Graduation Semester and Year




Document Type


Degree Name

Master of Science in Civil Engineering


Civil Engineering

First Advisor

Anand Puppala


As one of the major methods of soil stabilization used in the present, mechanical stabilization improves a native soil by admixing a coarse and/or fine material. This method of soil stabilization aims to reach a composition in which coarser particles form the skeleton and the surrounding space is filled with fine grains. As a result, higher soil strength can be achieved. To study the soil strength improvement behavior, resilient modulus and unconfined compressive strength are used as evaluation parameters in this research. Since the present research focuses on subgrade soils, Dallas clay was selected as a reference clayey soil representing a native subgrade. Industrial silica sand was an admixing material. Six types of clay-sand mixtures were prepared from Dallas clay with 0%, 5%, 10%, 20%, 30%, and 50% sand admixture, respectively. Unconfined compression tests and resilient modulus tests were performed on six types of the clay-sand mixtures. The preparation of the test samples was adhered to their maximum dry density and optimum moisture content obtained from Proctor tests. The unconfined compression test results showed that unconfined compressive strength linearly increased with an increase in the sand admixture. For the resilient modulus (MR) tests, the measured MR results were analyzed with the universal model in order to determine the predicted MR results, which were found to be well matched with the measured results. Based on both measured and predicted MR results, the turning point of the clay-sand mixture from a stress-softening to stress hardening material was exhibited when the percentage of the sand admixture was increased to 10%. Both deviatoric stress and confining pressure are also found to have a significant effect on the resilient modulus. In addition, the resilient modulus (MR) improvement analysis showed that the MR significantly increased when the amount of the sand admixture was increased. The threshold of the effective resilient modulus improvement was also found at Dallas clay with 10% sand admixture.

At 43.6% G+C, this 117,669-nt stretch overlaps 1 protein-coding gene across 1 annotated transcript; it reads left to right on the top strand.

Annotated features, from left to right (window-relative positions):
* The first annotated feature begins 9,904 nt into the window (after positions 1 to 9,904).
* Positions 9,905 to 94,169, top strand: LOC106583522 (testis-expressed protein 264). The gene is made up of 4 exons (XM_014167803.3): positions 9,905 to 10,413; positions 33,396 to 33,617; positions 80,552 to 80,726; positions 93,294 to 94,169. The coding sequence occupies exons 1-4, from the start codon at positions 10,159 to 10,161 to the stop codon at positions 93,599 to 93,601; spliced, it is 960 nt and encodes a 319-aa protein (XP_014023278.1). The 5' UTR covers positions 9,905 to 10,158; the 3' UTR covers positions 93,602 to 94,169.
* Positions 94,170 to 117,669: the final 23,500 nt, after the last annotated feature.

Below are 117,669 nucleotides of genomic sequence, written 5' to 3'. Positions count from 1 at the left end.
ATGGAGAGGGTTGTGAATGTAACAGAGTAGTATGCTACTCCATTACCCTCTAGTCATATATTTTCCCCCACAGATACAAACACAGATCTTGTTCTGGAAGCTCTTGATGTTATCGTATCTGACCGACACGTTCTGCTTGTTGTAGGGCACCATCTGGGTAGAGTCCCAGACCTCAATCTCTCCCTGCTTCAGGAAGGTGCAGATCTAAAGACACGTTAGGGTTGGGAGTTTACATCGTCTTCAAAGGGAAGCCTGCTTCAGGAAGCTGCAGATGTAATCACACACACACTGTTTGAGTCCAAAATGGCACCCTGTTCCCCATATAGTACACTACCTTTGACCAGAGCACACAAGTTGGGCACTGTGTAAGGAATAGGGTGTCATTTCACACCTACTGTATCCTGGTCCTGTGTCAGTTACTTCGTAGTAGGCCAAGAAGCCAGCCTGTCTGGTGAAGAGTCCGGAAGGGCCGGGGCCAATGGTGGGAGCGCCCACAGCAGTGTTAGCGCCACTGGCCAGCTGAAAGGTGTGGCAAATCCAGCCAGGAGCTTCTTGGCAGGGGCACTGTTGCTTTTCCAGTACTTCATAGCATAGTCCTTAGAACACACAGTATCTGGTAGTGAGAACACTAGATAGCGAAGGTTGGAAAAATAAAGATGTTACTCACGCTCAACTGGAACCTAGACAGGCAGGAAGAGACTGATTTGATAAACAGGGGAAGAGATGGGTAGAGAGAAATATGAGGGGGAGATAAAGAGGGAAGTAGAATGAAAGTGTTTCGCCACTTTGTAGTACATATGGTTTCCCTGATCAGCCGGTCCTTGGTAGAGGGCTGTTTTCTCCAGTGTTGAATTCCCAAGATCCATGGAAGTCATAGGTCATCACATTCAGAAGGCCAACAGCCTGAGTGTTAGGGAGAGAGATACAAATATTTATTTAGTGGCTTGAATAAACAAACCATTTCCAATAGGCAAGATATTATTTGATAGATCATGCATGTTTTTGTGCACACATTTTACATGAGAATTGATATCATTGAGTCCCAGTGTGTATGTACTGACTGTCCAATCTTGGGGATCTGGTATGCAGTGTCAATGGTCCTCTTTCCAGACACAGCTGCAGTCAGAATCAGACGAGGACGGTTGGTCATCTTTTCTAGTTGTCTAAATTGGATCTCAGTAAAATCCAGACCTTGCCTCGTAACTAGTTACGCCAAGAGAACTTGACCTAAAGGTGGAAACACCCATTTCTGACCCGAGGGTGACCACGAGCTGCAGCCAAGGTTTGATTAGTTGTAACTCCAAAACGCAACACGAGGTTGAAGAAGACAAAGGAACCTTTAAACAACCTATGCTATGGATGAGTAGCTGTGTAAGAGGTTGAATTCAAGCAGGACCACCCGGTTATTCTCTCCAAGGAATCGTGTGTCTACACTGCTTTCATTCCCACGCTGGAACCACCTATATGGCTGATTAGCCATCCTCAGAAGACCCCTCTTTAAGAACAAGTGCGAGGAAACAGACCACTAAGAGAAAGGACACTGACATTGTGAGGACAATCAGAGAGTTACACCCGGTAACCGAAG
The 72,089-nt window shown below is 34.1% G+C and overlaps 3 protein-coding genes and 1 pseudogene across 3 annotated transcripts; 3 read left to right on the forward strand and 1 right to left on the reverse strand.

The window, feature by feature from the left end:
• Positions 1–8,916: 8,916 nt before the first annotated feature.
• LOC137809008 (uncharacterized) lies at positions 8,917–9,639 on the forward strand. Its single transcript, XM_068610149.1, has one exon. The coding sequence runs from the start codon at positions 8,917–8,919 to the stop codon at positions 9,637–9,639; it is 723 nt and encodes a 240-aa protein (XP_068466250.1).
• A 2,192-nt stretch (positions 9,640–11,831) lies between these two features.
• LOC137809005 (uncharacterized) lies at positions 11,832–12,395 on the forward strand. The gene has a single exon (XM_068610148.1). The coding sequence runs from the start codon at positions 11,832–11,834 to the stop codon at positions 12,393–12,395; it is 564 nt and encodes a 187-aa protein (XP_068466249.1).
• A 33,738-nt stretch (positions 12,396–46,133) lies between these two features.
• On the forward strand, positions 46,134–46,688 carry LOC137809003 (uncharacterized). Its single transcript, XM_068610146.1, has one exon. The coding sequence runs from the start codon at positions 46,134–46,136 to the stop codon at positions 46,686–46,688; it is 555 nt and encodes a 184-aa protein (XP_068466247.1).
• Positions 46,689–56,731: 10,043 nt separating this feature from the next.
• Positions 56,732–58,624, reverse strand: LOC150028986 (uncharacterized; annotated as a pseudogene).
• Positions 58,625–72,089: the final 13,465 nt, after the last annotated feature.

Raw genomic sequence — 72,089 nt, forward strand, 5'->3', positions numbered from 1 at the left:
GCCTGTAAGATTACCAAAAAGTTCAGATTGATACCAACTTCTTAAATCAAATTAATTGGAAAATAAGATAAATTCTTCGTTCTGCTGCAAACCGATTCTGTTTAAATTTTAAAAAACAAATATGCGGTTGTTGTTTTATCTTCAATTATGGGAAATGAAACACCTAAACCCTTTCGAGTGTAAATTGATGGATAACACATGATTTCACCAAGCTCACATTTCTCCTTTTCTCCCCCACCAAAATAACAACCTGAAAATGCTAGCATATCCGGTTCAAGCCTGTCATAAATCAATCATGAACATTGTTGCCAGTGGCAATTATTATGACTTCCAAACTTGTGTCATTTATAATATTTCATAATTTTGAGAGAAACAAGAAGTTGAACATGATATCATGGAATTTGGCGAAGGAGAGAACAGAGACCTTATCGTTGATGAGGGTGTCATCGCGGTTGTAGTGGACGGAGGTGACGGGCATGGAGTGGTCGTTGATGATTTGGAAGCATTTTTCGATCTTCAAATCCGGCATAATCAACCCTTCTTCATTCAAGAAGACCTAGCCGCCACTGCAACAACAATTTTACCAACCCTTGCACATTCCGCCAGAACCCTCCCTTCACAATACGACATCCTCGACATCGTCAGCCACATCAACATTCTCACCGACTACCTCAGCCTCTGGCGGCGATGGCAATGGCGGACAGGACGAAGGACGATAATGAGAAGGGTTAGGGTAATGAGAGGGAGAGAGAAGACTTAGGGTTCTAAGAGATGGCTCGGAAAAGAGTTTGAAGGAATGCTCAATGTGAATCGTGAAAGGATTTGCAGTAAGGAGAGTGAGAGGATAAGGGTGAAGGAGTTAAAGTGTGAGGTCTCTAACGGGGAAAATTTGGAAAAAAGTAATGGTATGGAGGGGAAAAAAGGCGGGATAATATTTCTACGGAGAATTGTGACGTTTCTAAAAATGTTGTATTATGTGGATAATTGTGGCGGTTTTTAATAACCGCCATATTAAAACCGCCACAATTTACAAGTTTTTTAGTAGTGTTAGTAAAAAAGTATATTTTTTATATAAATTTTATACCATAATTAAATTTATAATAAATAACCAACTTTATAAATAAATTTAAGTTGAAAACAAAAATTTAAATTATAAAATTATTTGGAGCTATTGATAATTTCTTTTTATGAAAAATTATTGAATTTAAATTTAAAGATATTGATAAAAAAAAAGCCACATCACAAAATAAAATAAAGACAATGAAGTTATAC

Civil and Environmental Engineering | Civil Engineering | Engineering


Degree granted by The University of Texas at Arlington